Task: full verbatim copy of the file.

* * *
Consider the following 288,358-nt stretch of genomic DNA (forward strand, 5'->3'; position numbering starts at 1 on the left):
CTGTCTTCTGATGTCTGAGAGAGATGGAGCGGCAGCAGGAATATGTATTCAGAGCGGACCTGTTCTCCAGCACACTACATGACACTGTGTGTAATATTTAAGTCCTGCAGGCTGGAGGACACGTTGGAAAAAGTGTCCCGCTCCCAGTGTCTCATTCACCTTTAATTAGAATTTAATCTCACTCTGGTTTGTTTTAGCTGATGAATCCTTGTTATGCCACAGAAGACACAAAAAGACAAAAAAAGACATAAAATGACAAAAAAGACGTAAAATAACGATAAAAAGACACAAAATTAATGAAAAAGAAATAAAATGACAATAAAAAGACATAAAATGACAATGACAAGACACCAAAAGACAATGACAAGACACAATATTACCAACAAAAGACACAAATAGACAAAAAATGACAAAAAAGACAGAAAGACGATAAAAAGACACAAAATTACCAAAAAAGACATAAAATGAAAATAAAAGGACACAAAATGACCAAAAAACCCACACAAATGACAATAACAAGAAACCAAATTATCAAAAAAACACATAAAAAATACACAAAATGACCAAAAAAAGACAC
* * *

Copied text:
Consider the following 288,358-nt stretch of genomic DNA (forward strand, 5'->3'; position numbering starts at 1 on the left):
CTGTCTTCTGATGTCTGAGAGAGATGGAGCGGCAGCAGGAATATGTATTCAGAGCGGACCTGTTCTCCAGCACACTACATGACACTGTGTGTAATATTTAAGTCCTGCAGGCTGGAGGACACGTTGGAAAAAGTGTCCCGCTCCCAGTGTCTCATTCACCTTTAATTAGAATTTAATCTCACTCTGGTTTGTTTTAGCTGATGAATCCTTGTTATGCCACAGAAGACACAAAAAGACAAAAAAAGACATAAAATGACAAAAAAGACGTAAAATAACGATAAAAAGACACAAAATTAATGAAAAAGAAATAAAATGACAATAAAAAGACATAAAATGACAATGACAAGACACCAAAAGACAATGACAAGACACAATATTACCAACAAAAGACACAAATAGACAAAAAATGACAAAAAAGACAGAAAGACGATAAAAAGACACAAAATTACCAAAAAAGACATAAAATGAAAATAAAAGGACACAAAATGACCAAAAAACCCACACAAATGACAATAACAAGAAACCAAATTATCAAAAAAACACATAAAAAATACACAAAATGACCAAAAAAAGACAC